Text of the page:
Amos Miller, the Amish agribusinessman from Bird-in-Hand PA, is due back in federal court today.

USDA’s Food Safety and Inspection Service (FSIS) investigators have filed 42 pages of supplemental evidence  that could, after today, leave Miller in a world of hurt.

Specifically, three FSIS investigators support a government motion filed on Nov. 9 that asks the court to impose a permanent injunction on Miller, who may by  then again be found in contempt for violating the court’s orders.

Until he decided to fire his Dallas attorney, Steven LaFuente, and request that he be represented by “an unlicensed, third-part entity espousing sovereign citizen political beliefs.” Miller seemed close to the exit doors in this civil case. LaFuente had persuaded the judge that Miller was close to compliance, and Smith was even holding off on collecting a $250,000 fine imposed on the Amish farmer for the first contempt of court ruling.

Now the worm has turned.

A “purge” of  the $250,000 fine may no longer be on the table and Miller’s sovereign citizens won’t be permitted in court to defend him, and his more recent activities will not likely help his cause.

FSIS Compliance Investigator Paul Flanagan filed a 26-page affidavit documenting meat shipments by Miller and Miller’s Organic Farm that likely don’t pass muster with federal meat and poultry laws. State officials confiscated some shipments, and others lacked any ice or cooling packs

.Flanagan was intercepting meat shipments as recently as during November but did note one in July, on the same date Judge Smith imposed the $250,000 fine.

Director Scott C. Safian, with the Enforcement Operations Staff at FSIS’s Office of Investigation, Enforcement, and Audit (OIEA), said multiple shipments of dairy, cheeses, and meats have been shipped to “Miller’s food club agents.”

At the time of these shipments, Miller had failed to “provide FSIS with subpoenaed and requested records regarding its slaughter, processing, sales, distribution and/or other activities involving meat and poultry.” Four of the six subpoenas remained unanswered as of Dec. 14.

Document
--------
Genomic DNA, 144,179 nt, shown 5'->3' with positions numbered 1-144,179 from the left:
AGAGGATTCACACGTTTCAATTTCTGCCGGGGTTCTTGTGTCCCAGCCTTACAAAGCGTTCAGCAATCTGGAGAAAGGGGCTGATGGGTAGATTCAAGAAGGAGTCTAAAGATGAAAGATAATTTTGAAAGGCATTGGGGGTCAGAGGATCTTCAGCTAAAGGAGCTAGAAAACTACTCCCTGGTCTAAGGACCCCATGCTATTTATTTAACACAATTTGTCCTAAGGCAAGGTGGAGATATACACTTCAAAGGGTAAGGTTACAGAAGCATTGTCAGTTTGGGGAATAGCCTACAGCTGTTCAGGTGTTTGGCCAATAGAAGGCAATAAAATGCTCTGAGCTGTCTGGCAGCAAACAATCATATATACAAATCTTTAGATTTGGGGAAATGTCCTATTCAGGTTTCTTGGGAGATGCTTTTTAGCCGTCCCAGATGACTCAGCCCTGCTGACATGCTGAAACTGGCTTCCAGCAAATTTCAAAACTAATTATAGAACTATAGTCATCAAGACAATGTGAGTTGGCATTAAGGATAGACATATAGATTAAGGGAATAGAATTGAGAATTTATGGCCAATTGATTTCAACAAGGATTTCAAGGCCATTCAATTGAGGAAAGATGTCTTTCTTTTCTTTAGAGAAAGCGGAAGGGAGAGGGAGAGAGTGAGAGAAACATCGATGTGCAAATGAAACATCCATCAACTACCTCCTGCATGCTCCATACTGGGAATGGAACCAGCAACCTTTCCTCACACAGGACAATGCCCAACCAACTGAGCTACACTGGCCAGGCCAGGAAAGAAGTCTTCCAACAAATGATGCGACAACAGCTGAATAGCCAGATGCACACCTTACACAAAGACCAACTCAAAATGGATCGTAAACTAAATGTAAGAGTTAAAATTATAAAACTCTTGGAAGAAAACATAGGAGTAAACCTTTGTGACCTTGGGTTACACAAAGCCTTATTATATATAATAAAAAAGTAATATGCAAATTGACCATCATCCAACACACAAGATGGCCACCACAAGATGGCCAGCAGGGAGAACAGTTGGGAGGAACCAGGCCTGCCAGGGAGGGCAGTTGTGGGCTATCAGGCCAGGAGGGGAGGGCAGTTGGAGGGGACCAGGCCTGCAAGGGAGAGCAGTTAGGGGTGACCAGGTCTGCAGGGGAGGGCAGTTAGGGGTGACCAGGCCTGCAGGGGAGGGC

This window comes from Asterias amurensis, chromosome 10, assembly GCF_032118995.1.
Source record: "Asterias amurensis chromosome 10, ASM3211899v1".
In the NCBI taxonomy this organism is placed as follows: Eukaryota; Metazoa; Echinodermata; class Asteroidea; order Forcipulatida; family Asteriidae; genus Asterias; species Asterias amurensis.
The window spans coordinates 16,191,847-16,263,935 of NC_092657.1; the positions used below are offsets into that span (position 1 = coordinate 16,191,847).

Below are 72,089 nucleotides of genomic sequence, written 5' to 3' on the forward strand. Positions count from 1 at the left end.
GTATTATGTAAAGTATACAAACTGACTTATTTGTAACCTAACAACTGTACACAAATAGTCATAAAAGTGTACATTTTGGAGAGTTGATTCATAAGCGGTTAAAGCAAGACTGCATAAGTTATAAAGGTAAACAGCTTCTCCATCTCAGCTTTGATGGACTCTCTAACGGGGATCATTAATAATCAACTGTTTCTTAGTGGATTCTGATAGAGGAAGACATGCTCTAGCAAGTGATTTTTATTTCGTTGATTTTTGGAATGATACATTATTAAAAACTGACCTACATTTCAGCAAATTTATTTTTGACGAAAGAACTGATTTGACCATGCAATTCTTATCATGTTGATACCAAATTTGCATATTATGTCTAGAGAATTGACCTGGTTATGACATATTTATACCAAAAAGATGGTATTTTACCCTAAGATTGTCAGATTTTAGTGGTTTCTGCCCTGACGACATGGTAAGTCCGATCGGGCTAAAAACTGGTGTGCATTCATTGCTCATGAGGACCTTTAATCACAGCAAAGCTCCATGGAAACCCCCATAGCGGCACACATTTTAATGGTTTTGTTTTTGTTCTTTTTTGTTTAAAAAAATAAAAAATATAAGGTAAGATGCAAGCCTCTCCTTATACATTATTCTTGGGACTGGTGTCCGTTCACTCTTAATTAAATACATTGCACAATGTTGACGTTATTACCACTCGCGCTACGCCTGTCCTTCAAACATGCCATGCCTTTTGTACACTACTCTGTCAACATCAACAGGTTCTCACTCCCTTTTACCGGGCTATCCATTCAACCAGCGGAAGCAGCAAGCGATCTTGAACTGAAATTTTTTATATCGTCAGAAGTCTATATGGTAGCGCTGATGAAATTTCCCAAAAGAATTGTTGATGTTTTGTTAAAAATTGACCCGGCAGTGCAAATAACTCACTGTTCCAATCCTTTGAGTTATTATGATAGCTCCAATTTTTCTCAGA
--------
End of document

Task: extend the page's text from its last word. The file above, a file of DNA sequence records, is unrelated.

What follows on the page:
Two of Miller’s food clubs or agents did provide records to FSIS investigators. Many of those orders were for meat and poultry.

Sufian wrote:  “It is my understanding that many, if not all, of the processes necessary to produce these products ( i.e., cooking, smoking, curing ) would require federal inspection if produced by an outside source for Miller’s to resell, or (b)licensing by the Pennsylvania Department of Agriculture’s Bureau of Food Safety and Laboratory Services if produced by Miller’s.”

FSIS Compliance Investigator April E. Humbles filed the third affidavit in support of the government’s motion for a permanent injunction against defendants that she said should include “Amos Miller and miller’s Organic Farm, and their agents, employees or assigns, including but not limited to Bird in Hand Meats, Bird in Hand Grass Fed Meats and David Lantz (collectedly Miller’s).”

Humbles detailed her investigation of a North Carolina “drop-off” for Miller’s meat, poultry, meat food, and /or poultry products in commerce…”   Her expertise is in conducting in-person “verification reviews” of meat and poultry facilities regulated by FSIS

FSIS found some Miller shipments that were marked as “Exempt,” but exempted meat and poultry products are prohibited from being distributed in interstate commerce, which Miller was doing, according to the documentation the investigators provided the court.

The new evidence appears to show Miller with continued violations involving the slaughter and sale of meat and poultry that conflict with earlier court orders. The government points to Miller’s most recent behavior as justification for re-activating the $250,000 fine and imposing a $25,000-a-day penalty for each day Miller illegally slaughtered animals for food.

Miller owns farms in at least two states and court documents show he and his wife are the sole owners of the food clubs used for national distribution.

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